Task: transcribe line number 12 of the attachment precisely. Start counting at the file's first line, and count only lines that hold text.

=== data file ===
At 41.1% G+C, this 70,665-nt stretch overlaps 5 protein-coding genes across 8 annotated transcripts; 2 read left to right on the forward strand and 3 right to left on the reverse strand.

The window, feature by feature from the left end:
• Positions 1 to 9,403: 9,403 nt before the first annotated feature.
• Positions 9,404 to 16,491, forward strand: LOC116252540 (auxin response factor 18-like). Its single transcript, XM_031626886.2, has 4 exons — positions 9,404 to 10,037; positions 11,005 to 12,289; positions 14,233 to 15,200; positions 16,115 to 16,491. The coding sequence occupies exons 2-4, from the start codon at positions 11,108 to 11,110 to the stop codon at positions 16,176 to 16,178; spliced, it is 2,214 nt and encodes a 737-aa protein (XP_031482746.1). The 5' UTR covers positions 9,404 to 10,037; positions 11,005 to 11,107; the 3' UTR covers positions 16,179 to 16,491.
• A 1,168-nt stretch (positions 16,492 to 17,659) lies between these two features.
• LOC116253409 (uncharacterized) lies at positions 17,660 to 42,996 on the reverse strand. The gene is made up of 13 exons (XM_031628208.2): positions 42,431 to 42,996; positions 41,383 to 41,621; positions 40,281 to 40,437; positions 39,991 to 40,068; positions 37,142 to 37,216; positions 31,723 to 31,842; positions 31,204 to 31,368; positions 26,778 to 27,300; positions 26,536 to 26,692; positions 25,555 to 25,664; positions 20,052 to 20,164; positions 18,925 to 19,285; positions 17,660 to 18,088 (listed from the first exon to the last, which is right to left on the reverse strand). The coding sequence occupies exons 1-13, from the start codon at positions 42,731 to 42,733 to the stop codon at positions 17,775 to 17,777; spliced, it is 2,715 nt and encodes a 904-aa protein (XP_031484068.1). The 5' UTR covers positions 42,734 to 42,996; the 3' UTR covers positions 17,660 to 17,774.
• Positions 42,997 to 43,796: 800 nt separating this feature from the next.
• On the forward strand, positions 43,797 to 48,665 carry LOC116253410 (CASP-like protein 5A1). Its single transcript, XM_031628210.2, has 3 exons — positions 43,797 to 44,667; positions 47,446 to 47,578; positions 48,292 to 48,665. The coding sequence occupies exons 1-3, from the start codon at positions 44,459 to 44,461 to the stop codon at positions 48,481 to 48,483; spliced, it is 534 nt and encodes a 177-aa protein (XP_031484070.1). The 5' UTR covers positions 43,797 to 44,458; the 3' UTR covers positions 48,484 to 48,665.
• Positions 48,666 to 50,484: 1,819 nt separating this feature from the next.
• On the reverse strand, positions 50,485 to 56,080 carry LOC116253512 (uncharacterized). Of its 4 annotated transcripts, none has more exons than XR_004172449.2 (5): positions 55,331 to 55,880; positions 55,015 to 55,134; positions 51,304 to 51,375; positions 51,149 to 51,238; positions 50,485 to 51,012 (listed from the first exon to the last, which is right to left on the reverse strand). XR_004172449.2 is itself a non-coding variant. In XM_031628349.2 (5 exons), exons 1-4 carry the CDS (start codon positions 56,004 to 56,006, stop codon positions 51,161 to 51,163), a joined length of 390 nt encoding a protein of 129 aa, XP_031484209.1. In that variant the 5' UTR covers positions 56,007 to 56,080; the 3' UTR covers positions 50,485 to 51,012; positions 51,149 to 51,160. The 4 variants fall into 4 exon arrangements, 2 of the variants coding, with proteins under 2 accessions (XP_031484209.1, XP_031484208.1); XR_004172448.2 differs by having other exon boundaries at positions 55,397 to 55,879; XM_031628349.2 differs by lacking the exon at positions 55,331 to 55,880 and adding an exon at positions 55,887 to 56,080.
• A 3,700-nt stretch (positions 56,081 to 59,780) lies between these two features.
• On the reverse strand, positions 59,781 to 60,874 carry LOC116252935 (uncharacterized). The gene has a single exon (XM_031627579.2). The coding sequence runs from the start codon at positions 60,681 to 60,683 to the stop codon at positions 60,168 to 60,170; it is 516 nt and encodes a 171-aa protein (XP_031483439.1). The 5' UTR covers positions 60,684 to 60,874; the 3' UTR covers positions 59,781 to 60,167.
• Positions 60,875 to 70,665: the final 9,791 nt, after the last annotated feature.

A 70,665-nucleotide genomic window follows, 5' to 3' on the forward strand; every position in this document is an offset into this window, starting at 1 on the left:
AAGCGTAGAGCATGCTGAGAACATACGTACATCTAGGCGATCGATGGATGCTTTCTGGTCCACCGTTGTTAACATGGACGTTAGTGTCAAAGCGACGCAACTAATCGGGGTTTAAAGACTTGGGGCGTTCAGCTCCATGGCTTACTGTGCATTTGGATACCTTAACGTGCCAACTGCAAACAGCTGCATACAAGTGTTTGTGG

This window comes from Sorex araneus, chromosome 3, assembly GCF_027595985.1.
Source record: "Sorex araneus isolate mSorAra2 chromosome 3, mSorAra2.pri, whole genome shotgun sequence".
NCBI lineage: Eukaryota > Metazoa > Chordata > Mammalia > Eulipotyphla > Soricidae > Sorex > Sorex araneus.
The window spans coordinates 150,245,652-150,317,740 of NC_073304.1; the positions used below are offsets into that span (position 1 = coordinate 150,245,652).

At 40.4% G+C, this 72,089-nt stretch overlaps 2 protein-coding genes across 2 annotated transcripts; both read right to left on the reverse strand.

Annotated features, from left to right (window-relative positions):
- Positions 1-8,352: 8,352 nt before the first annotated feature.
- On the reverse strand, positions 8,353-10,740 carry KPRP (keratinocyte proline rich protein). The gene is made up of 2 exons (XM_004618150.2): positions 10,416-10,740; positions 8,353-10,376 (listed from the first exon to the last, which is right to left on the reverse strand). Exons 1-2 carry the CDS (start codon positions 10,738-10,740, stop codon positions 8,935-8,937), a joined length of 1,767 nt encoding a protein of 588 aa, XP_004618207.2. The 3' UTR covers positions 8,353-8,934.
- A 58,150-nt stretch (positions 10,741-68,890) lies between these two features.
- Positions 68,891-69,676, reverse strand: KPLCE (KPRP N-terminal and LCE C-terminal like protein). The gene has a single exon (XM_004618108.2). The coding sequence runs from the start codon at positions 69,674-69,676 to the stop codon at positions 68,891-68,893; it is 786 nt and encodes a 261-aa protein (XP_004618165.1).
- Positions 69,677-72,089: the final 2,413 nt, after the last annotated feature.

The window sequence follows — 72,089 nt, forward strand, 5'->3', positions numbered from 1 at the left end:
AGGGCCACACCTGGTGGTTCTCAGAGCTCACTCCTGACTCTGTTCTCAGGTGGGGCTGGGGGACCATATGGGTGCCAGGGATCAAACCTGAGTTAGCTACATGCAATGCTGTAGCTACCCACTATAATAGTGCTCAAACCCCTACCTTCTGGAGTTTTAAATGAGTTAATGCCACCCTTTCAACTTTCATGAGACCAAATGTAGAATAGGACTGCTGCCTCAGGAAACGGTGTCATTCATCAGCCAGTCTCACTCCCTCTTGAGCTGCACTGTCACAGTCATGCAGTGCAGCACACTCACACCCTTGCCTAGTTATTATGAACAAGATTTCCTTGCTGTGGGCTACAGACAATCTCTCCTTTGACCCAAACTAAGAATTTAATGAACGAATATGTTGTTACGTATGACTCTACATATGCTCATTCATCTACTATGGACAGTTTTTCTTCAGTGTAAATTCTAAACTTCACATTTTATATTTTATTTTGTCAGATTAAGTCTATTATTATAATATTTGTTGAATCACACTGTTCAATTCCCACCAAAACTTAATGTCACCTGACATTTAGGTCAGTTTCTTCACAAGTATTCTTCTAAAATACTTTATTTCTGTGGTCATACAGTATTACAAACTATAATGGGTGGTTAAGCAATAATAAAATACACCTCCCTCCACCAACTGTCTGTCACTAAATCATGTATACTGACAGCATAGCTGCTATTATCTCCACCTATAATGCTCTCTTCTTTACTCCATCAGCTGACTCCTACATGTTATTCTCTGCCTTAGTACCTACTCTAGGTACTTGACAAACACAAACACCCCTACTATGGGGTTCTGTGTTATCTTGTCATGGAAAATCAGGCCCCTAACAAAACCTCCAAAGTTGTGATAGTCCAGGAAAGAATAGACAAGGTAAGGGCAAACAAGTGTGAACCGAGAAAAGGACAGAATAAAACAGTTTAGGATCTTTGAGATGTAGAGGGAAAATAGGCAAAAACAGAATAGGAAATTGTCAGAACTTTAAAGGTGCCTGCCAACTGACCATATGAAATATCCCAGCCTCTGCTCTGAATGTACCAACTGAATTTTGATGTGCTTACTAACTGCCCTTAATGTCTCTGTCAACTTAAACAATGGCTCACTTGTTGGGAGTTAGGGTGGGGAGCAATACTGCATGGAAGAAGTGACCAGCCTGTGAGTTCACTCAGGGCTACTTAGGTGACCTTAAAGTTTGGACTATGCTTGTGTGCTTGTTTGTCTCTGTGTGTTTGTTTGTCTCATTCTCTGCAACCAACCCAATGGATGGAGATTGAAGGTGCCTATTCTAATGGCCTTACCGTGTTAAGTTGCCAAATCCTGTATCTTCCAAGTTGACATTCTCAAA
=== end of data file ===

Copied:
• On the reverse strand, positions 59,781 to 60,874 carry LOC116252935 (uncharacterized). The gene has a single exon (XM_031627579.2). The coding sequence runs from the start codon at positions 60,681 to 60,683 to the stop codon at positions 60,168 to 60,170; it is 516 nt and encodes a 171-aa protein (XP_031483439.1). The 5' UTR covers positions 60,684 to 60,874; the 3' UTR covers positions 59,781 to 60,167.